This has one implication. If you need the actuators to work in harmony, then put them in the same node. This is not just because of failure in communication, but because different nodes means different delays; on a distributed system each node is on a different part of the network and hence the difference in delays, on a centralized system different delays happen on high CPU loads due to each process's luck in scheduling.
Should There Be a Handler?
Even though the answer is "it depends", there is a common approach with many advantages. Let's change the name and call it "controller". The approach is "yes, there should be a controller".
The advantages of having a controller are (among many):
- Decoupled processing: each node is responsible for one thing which means:
- Simplicity: which implies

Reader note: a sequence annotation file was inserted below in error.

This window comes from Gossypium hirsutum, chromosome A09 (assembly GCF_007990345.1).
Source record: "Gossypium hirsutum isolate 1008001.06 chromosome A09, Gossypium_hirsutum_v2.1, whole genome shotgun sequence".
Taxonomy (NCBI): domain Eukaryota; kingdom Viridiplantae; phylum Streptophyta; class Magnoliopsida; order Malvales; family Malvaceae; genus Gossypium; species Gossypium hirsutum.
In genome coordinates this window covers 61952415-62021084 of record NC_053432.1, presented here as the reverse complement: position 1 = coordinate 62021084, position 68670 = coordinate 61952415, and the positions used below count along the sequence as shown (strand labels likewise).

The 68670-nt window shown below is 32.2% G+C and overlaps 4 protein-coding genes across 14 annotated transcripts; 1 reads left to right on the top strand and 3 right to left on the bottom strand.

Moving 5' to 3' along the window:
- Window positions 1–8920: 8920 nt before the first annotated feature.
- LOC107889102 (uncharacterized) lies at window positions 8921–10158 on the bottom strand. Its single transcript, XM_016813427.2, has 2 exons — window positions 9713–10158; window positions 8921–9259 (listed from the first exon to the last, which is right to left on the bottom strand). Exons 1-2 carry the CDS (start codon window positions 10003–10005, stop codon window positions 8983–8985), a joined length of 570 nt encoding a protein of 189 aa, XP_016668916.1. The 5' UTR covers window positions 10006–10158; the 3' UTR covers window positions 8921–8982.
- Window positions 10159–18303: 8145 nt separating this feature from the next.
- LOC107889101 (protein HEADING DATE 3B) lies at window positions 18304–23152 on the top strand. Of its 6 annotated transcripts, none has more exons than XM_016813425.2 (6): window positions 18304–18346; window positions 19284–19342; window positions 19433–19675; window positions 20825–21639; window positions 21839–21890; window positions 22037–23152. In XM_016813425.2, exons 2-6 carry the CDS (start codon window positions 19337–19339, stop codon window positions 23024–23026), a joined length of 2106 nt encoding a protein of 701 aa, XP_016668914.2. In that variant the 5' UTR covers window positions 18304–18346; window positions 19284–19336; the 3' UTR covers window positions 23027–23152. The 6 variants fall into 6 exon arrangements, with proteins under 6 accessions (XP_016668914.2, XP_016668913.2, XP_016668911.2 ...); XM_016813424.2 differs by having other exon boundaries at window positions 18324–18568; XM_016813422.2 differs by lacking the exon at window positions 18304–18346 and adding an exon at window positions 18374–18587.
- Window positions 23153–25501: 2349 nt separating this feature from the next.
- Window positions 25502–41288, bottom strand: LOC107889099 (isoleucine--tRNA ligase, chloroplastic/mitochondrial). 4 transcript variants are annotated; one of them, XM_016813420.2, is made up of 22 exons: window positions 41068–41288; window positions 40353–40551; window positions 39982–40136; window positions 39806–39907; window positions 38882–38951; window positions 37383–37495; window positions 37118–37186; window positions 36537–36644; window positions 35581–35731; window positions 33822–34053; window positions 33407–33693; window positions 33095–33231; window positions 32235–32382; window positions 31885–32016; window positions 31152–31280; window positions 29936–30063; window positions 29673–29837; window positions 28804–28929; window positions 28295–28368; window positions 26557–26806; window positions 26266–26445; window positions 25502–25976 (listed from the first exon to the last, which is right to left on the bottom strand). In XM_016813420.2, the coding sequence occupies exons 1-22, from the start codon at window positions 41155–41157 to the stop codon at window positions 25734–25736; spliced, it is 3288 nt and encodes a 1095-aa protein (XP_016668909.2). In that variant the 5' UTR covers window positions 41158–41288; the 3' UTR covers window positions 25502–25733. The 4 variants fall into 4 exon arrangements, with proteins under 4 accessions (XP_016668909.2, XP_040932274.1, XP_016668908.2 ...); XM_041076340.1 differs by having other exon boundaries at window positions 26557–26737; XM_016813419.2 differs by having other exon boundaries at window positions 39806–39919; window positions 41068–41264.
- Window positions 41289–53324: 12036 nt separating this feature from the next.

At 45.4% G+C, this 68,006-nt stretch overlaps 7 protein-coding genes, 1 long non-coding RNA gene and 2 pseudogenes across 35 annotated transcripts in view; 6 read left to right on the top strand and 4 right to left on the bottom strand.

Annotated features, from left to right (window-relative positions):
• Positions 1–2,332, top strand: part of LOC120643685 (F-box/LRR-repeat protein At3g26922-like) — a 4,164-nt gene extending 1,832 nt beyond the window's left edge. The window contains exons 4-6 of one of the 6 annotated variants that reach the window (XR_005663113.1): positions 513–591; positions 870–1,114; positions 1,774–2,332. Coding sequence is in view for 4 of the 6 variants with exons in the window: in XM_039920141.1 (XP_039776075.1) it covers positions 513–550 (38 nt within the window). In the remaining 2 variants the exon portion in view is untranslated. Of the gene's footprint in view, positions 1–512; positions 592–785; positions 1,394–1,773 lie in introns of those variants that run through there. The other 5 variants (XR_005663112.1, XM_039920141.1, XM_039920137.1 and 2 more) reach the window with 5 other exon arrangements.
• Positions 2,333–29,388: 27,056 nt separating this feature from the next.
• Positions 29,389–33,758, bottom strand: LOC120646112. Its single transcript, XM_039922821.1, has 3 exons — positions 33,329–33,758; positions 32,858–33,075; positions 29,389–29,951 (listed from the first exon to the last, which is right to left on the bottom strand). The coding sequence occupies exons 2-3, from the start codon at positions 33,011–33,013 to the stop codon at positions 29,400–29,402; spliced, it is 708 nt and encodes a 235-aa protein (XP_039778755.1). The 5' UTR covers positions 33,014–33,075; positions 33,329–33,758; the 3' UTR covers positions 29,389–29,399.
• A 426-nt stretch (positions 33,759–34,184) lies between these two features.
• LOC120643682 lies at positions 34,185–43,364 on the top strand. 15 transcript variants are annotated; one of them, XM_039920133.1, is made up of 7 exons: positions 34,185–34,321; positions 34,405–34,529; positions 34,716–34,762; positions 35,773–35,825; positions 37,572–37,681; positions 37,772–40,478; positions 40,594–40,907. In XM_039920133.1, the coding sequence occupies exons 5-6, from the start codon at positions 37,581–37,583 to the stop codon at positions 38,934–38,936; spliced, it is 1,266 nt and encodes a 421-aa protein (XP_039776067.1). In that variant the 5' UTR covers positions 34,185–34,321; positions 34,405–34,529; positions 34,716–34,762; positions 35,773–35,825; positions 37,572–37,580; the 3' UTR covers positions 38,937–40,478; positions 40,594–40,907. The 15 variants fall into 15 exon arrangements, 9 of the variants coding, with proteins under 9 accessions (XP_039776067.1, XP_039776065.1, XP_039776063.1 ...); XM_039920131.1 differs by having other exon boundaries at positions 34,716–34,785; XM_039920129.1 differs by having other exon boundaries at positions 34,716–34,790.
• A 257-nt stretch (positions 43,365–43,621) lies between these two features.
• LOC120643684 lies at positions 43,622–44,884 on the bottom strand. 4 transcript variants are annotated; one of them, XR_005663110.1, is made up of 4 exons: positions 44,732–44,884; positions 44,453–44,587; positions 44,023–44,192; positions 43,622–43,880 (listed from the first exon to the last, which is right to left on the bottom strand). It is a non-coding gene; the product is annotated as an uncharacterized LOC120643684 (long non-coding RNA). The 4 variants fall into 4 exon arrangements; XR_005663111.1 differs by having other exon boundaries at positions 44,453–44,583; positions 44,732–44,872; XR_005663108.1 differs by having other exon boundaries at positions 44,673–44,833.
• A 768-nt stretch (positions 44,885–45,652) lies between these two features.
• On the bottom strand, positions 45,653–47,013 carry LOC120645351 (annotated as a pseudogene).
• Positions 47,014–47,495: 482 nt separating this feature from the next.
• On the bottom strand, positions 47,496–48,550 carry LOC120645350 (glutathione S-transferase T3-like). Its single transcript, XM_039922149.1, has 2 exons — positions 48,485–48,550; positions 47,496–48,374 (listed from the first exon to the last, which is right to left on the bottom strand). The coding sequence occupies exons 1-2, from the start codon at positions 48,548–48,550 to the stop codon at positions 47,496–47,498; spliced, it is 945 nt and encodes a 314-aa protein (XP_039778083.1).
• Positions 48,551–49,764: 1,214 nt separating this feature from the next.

- Easier development
- Easier debugging
- Fewer errors
- Less chance of failure
- Reusability: because the same controller can be used with different sensor nodes if they have the same functionality (i.e. message and service formats).
- Execution on separate hardware: each node can be moved in the network. For example, sensor and actuator nodes may be moved to a dedicated microcontroller (Arduino for example (not that I recommend)) and the controller on a PC.
- Avoid extreme ugliness: if the sensors wanted to directly influence the actuators, the result is simply a mess. Assuming no controller, let's look at each case:
- One sensor node: basically this means the sensor node and the controller are put together in the same node. Not too bad, but very unnecessary.
- Many sensor nodes: this is the mess. This means the controller is distributed among the sensor nodes. Therefore all the sensor nodes have to talk with each other for each to know how to control its associated actuator(s). Imagine a failure in communication or various kinds of delays and you'll see how difficult it becomes. Given that this is utterly unnecessary, there is no reason for doing it!
These said, there are disadvantages too. Having more nodes (any nodes, not just the controller) means: